Labour is poised to back scrapping Universal Credit as part of a major shift over the Tories' notorious six-in-one benefit.

A party source told the Mirror talks are under way about raising the radical proposal at next week's Labour conference in Brighton.

It comes after a year-long review by Labour said the UC brand is "toxic" and needs "transformative change".

It is thought there is not yet a firm, detailed plan to axe the welfare reform, accused of driving families to food banks, rent debt and even sex work since it launched in 2013.

But it is understood senior figures are in talks about bringing a more general report and vote on welfare policy before Labour's conference next week.

A year-long review by Labour concluded the entire UC brand is "toxic"

A source said scrapping UC and replacing it with a fairer system would be the long-term "direction of travel".

Meanwhile in the short term, Labour would try to fix the system by axing the "punitive sanctions regime", though not necessarily all benefit sanctions, the source said.

Other short-term fixes would include ending the two-child limit on benefits, the five-week wait for a person's first UC payment, and the cruel benefit freeze.

A Labour source said: "It is clear that Universal Credit is not working. We need a social security system that does provide that holistic support from cradle to grave".

Labour's 2017 manifesto pledged to "reform and redesign" Universal Credit, which has more than 2million claimants.

But the party went further a year ago when it launched a year-long review into the entire benefits system.

Margaret Greenwood said she would not rule out scrapping UC entirely in the review

At the time, Shadow Work and Pensions Secretary Margaret Greenwood said she would not rule out scrapping UC entirely as part of the review. 

Labour set up a major Policy Commission which took evidence from MPs, members, campaigners and charities.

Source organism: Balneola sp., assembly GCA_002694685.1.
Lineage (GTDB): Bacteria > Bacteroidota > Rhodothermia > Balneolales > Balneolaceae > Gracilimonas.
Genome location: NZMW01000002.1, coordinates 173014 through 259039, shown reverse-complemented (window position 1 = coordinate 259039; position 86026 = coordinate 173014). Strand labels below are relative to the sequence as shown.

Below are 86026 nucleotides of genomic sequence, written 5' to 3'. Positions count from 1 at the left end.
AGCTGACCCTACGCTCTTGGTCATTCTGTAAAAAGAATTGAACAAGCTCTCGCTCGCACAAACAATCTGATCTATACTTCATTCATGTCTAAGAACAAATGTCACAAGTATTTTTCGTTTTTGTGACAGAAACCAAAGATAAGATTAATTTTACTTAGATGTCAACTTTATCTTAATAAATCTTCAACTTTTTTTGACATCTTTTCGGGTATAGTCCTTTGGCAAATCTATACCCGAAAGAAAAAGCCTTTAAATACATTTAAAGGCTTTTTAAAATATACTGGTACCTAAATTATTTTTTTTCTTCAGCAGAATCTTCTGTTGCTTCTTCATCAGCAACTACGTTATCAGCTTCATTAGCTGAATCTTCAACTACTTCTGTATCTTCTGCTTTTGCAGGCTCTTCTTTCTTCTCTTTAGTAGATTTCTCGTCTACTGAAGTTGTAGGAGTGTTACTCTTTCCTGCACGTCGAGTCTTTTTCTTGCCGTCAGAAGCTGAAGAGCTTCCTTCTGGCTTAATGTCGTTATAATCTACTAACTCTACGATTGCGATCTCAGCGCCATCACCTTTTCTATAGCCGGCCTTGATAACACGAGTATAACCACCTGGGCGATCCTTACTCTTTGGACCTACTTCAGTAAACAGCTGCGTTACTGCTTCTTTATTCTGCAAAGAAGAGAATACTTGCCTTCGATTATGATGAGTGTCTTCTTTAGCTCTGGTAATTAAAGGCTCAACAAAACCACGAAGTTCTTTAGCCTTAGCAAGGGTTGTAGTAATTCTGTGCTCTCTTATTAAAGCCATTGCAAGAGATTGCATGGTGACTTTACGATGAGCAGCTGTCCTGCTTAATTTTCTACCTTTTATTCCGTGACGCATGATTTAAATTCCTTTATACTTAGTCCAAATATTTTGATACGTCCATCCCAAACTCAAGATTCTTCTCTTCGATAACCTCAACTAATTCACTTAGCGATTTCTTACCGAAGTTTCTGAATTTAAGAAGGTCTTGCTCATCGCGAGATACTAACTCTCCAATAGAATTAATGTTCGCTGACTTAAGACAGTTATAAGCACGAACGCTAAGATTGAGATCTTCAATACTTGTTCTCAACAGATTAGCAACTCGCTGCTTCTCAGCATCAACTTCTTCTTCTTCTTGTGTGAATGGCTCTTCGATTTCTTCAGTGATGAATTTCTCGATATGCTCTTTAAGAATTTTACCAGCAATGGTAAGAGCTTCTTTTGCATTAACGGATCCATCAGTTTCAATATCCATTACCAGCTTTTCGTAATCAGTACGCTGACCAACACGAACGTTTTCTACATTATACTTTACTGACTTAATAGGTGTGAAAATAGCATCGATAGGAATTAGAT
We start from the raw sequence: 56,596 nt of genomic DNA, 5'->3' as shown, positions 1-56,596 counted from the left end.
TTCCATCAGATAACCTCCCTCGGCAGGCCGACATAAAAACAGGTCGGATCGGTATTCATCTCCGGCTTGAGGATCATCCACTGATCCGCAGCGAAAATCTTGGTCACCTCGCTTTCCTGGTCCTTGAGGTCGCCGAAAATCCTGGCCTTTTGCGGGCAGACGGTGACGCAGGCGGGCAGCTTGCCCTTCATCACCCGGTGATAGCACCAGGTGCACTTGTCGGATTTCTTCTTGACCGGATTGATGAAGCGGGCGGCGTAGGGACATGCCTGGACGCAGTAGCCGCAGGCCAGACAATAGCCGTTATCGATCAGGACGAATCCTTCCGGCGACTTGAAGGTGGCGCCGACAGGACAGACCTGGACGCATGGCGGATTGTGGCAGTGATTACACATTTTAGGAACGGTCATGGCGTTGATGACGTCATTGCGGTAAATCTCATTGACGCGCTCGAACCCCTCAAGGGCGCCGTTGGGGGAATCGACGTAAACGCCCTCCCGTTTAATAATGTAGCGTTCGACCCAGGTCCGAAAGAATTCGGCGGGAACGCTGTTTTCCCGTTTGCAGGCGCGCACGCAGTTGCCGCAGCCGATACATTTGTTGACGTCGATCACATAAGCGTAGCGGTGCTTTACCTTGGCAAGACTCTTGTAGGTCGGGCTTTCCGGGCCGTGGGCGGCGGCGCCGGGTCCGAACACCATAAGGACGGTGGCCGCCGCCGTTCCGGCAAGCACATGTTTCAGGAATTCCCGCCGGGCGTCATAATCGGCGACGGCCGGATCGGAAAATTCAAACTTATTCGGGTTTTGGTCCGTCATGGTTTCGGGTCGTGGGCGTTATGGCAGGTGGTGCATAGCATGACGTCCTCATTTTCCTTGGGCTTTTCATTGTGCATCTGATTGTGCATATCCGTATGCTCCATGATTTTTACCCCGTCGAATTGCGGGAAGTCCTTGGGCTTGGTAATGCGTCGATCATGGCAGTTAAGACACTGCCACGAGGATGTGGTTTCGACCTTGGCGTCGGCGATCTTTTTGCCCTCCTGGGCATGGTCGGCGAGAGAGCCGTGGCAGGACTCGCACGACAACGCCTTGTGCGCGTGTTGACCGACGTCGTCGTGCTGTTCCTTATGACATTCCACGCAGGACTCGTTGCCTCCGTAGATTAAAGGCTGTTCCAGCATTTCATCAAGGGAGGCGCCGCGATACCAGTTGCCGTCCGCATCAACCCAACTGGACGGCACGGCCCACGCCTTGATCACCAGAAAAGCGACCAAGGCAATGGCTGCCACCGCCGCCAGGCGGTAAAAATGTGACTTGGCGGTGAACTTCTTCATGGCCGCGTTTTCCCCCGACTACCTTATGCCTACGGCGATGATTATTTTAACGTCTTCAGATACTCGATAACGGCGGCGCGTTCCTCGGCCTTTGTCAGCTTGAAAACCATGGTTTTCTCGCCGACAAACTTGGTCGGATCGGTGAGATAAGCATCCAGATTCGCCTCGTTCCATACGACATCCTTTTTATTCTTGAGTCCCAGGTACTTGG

An "overwhelming number" of people who contributed to the review demanded UC is scrapped or radically overhauled.

The Commission's report recommends an "immediate rescue package" followed by "broader policies to bring about transformative change".

The report adds: "There was a clear message from submissions that Universal Credit is now so synonymous with cuts and hardship that the brand itself has become 'toxic'."

The report also said "Universal Credit cannot continue in its current form", adding: "The largest cuts to Universal Credit have come in the form of cuts to work allowances and the four-year freeze on working-age social security payments.

"The submissions received demonstrate that addressing these two policy areas should be immediate priorities for the next Labour government."

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Labour's final policy for a general election would only be decided weeks in advance, when senior figures hold a 'Clause V' meeting to finalise the party's manifesto.

Former Tory Work and Pensions Secretary Damian Green told the Telegraph, which first reported the Labour proposals, it would be "unbelievably stupid" to scrap UC altogether.

Last year the National Audit Office warned UC is now so far advanced it is too late to turn back to the old system.

The NAO said in June 2018 that despite "many problems", "there is no practical alternative to continuing with UC" and £1.3bn had already been invested in setting it up.

Separately, the Mirror has campaigned to stop the rollout of UC and replace it with a fairer system.

A Labour Party spokesman declined to comment.